Brenchley JM, Paiardini M, Knox KS, Asher AI, Cervasi B, Asher TE, et al. Differential Th17 CD4 T-cell depletion in pathogenic and nonpathogenic lentiviral infections. Blood. 2008;112(7):2826-35

Human Immunology Section, Vaccine Research Center (VRC), National Institute of Allergy and Infectious Diseases (NIAID), National Institutes of Health (NIH), Bethesda, MD, USA.
Blood (Impact Factor: 10.45). 08/2008; 112(7):2826-35. DOI: 10.1182/blood-2008-05-159301
Source: PubMed


Acute HIV infection is characterized by massive loss of CD4 T cells from the gastrointestinal (GI) tract. Th17 cells are critical in the defense against microbes, particularly at mucosal surfaces. Here we analyzed Th17 cells in the blood, GI tract, and broncheoalveolar lavage of HIV-infected and uninfected humans, and SIV-infected and uninfected sooty mangabeys. We found that (1) human Th17 cells are specific for extracellular bacterial and fungal antigens, but not common viral antigens; (2) Th17 cells are infected by HIV in vivo, but not preferentially so; (3) CD4 T cells in blood of HIV-infected patients are skewed away from a Th17 phenotype toward a Th1 phenotype with cellular maturation; (4) there is significant loss of Th17 cells in the GI tract of HIV-infected patients; (5) Th17 cells are not preferentially lost from the broncheoalveolar lavage of HIV-infected patients; and (6) SIV-infected sooty mangabeys maintain healthy frequencies of Th17 cells in the blood and GI tract. These observations further elucidate the immunodeficiency of HIV disease and may provide a mechanistic basis for the mucosal barrier breakdown that characterizes HIV infection. Finally, these data may help account for the nonprogressive nature of nonpathogenic SIV infection in sooty mangabeys.

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    • "IL-17A is the signature cytokine of Th17 cells, the differentiation of which is controlled by nuclear transcription factor RORγt and determined by the availability of cytokines such as TGF-β and IL-6 in humans (Manel et al., 2008; Yang et al., 2008; Zhou et al., 2008). As has been well established that CD4+ T cells, including Th1, Th2, Tregs and Th17, were dramatically depleted soon after HIV-1 infection; and Th17 cells were preferentially depleted in the intestinal mucosa (Brenchley et al., 2008; Veazey et al., 1998). It has also been shown that IL-17A could affect the expression of TJ-associated genes (Kinugasa et al., 2000). "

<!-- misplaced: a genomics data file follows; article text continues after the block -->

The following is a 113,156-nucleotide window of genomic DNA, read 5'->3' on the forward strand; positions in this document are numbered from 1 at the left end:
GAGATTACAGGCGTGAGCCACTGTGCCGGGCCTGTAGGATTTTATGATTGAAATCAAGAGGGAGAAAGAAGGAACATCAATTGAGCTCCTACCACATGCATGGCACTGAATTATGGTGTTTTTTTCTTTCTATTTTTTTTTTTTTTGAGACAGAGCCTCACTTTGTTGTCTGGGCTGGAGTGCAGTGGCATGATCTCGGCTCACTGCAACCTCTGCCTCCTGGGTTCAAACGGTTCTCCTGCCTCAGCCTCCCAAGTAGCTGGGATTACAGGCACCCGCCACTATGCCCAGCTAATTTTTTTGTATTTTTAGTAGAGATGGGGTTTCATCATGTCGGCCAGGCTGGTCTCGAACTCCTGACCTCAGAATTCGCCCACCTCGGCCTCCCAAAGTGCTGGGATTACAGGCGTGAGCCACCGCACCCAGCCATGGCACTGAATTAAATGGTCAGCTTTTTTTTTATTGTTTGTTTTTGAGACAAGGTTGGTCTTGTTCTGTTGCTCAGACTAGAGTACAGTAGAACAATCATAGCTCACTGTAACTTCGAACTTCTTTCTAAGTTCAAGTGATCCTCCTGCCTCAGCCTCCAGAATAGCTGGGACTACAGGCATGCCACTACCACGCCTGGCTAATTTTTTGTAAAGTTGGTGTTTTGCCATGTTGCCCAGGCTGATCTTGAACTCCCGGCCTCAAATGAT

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    ABSTRACT: Background Mucosal barrier dysfunction might play a key role in HIV/AIDS, yet the early effects of HIV-1 on intestinal mucosal barrier, especially tight junctions (TJ) have not been well addressed. Aims To investigate the effects of acute HIV-1 infection on the expression of intestinal IL-17A and TJ-associated genes using an NHP-AIDS model. Methods TaqMan probe real-time RT-PCR methods were established and claudin-1, claudin-3, occludin and zonula occluden-1 (ZO-1) mRNA levels in the duodenal biopsies of rhesus macaques collected before and after rectal exposures to SHIV-SF162P4 were examined and compared with that of IL-17A, IL-6, TGF-β, RORγt, T-bet, Foxp3 and GATA-3. Results The mRNA levels of TJ-associated genes were statistically significantly reduced soon after viral exposures and the mRNA levels of claudin-1, occludin and ZO-1 in viral positive tissues (from Group I) were lower than that in viral negative tissues (from Group II) after viral exposure. IL-17A mRNA levels were also decreased and positively correlated with the mRNA levels of the TJ-associated genes after viral exposure or infection, although the levels of IL-6, TGF-β and RORγt mRNA showed no statistical difference. The levels of GATA-3 mRNA in tissues collected before viral exposure were statistically different between Group I and Group II animals. The balance between T-bet and GATA-3 mRNA levels in Group II was markedly altered and statistically significantly different from that in Group I. Conclusions Acute SHIV, and by extension HIV infection could affect the expression of TJ-associated genes, probably through IL-17A and other immune alterations.